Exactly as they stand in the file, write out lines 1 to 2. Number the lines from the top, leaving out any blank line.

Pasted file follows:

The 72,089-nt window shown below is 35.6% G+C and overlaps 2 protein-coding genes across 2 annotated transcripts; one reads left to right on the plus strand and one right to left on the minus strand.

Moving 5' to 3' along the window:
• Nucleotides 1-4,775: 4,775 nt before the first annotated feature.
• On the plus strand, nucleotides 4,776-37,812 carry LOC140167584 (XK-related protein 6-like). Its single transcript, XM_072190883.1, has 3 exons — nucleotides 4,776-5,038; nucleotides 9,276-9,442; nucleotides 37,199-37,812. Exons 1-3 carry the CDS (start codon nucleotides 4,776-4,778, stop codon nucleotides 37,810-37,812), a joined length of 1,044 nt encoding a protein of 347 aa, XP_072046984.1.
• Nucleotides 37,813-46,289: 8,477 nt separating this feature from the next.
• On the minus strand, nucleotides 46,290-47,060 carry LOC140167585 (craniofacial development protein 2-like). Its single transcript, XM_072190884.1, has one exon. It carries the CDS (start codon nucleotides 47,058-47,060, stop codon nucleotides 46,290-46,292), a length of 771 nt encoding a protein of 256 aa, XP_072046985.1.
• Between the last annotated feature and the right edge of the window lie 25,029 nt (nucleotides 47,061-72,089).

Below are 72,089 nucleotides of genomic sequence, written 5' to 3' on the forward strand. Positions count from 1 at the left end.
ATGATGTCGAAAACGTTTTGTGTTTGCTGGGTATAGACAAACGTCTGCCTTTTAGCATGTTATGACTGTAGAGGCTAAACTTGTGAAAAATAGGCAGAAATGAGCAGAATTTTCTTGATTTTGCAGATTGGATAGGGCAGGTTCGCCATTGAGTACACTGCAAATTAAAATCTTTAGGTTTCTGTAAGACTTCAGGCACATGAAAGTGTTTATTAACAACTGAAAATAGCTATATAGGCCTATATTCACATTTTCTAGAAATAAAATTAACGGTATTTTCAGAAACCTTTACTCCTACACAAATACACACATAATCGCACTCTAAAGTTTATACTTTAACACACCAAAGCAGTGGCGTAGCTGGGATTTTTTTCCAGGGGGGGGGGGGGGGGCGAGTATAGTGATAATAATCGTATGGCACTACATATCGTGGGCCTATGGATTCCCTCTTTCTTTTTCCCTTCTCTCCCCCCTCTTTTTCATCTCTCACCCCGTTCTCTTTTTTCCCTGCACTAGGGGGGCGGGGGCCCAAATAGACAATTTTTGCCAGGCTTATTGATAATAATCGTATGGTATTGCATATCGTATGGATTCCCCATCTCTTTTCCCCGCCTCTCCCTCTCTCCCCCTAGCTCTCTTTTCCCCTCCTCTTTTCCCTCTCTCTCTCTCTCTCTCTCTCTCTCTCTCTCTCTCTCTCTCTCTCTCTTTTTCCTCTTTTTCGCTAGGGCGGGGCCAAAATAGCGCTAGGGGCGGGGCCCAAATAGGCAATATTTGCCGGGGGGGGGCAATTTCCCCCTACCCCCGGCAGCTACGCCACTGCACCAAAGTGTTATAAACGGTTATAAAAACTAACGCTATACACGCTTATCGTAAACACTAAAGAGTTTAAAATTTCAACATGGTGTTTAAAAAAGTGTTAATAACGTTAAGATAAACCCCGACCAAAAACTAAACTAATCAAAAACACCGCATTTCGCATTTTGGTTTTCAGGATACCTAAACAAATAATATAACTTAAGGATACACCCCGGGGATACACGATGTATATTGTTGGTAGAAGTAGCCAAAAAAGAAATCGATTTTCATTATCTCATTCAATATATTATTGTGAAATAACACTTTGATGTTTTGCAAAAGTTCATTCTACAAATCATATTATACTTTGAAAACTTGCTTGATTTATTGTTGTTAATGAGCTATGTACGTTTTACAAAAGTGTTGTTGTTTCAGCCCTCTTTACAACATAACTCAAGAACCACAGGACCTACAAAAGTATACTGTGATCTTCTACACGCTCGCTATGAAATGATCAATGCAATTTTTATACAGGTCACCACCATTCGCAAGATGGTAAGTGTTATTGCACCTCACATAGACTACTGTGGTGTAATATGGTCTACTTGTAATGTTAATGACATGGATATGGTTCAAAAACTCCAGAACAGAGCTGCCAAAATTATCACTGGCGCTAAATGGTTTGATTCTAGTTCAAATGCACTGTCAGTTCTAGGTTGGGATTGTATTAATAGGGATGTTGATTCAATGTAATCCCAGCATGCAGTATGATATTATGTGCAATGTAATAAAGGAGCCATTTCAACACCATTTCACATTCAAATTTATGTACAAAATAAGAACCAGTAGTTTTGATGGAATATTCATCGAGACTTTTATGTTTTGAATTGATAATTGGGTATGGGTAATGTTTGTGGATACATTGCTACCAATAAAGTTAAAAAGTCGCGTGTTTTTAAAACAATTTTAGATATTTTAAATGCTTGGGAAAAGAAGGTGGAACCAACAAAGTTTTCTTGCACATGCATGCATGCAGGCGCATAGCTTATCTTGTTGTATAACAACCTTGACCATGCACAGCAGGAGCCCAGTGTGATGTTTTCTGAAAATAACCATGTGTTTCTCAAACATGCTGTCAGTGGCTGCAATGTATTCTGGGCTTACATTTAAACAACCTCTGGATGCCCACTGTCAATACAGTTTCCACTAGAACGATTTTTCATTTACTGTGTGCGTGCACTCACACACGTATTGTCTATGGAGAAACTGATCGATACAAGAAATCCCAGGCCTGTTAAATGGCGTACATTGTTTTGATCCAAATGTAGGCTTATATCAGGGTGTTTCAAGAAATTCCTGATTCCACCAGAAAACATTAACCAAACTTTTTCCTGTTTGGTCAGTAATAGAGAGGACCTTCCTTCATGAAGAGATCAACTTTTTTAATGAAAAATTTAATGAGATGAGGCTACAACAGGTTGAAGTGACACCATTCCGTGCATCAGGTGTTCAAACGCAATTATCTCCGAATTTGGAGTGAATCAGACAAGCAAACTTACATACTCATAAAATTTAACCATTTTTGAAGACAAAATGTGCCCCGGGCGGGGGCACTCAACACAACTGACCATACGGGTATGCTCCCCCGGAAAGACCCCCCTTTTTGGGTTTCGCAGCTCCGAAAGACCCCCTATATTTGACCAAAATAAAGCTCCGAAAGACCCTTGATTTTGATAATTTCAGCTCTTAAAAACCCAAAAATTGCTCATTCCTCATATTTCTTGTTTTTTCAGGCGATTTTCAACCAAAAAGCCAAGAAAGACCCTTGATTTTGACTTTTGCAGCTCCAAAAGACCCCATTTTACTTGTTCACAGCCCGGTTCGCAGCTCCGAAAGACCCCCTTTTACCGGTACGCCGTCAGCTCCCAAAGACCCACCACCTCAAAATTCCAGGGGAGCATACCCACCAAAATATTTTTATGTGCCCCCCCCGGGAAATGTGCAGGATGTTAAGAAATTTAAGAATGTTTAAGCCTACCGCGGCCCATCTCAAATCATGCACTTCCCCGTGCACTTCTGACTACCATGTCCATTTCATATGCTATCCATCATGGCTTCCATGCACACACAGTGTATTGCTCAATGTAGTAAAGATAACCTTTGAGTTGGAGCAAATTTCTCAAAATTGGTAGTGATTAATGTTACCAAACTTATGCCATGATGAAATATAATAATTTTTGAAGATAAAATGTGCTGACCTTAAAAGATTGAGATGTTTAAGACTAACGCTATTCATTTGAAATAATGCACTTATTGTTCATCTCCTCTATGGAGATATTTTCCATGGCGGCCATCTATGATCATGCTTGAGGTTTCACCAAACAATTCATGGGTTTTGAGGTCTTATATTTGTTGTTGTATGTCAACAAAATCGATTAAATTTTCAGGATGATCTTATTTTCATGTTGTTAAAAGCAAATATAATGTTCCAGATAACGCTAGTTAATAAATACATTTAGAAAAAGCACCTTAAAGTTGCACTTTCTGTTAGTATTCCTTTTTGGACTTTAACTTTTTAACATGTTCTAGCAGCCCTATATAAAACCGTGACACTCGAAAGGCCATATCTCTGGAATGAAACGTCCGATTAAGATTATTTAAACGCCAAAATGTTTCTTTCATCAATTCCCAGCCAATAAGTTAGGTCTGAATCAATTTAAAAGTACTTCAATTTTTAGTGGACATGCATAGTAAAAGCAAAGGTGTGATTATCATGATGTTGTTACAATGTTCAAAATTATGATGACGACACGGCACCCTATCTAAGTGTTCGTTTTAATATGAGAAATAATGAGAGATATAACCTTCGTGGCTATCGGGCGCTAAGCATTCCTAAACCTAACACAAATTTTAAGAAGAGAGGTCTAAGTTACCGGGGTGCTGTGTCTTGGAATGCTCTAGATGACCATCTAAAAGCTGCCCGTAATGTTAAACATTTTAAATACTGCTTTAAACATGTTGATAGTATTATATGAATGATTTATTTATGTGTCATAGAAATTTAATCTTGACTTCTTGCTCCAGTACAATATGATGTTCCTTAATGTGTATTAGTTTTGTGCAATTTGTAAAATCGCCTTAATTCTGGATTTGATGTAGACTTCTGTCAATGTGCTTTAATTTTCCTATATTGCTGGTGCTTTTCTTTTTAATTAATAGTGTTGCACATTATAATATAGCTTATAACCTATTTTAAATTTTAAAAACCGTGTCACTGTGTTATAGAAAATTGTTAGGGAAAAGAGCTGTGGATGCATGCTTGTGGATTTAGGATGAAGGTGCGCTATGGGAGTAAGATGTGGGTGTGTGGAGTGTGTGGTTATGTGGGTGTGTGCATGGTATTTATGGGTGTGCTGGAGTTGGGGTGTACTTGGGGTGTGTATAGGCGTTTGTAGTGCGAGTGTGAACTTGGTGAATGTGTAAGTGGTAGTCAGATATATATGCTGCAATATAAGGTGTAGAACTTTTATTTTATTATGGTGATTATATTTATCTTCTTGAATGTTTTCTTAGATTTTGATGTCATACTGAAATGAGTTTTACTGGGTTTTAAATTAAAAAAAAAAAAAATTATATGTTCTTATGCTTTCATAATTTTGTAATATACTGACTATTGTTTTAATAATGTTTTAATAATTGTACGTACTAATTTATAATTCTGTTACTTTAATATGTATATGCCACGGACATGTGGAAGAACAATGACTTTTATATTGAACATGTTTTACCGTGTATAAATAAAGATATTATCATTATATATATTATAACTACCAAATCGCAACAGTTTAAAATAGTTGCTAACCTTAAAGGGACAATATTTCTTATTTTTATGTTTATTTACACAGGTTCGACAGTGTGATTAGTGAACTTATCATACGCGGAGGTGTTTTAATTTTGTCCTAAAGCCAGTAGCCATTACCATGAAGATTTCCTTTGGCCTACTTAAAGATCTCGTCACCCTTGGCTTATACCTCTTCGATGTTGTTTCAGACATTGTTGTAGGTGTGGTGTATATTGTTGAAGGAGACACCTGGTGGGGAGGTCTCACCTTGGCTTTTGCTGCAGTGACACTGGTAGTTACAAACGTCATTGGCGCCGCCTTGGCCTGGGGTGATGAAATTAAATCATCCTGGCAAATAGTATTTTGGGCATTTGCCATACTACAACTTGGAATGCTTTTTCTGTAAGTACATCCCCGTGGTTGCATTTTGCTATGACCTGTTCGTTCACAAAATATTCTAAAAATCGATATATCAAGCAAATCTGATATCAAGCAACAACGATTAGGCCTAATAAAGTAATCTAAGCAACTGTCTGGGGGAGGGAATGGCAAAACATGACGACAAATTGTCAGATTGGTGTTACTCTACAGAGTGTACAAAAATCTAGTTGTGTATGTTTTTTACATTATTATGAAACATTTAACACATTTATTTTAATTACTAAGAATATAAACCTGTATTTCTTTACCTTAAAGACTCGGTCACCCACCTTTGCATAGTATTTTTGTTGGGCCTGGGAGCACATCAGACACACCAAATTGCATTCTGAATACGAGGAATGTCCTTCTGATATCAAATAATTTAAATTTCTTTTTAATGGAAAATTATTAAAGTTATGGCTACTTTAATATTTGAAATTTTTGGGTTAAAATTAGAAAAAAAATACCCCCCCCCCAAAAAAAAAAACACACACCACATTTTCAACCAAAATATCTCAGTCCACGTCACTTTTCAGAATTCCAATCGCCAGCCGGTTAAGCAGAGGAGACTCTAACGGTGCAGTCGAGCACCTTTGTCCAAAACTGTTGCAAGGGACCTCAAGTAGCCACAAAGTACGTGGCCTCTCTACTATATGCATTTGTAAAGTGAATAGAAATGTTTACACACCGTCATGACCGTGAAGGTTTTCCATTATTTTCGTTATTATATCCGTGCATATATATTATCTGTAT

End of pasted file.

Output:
The 72,089-nt window shown below is 35.6% G+C and overlaps 2 protein-coding genes across 2 annotated transcripts; one reads left to right on the plus strand and one right to left on the minus strand.

Moving 5' to 3' along the window: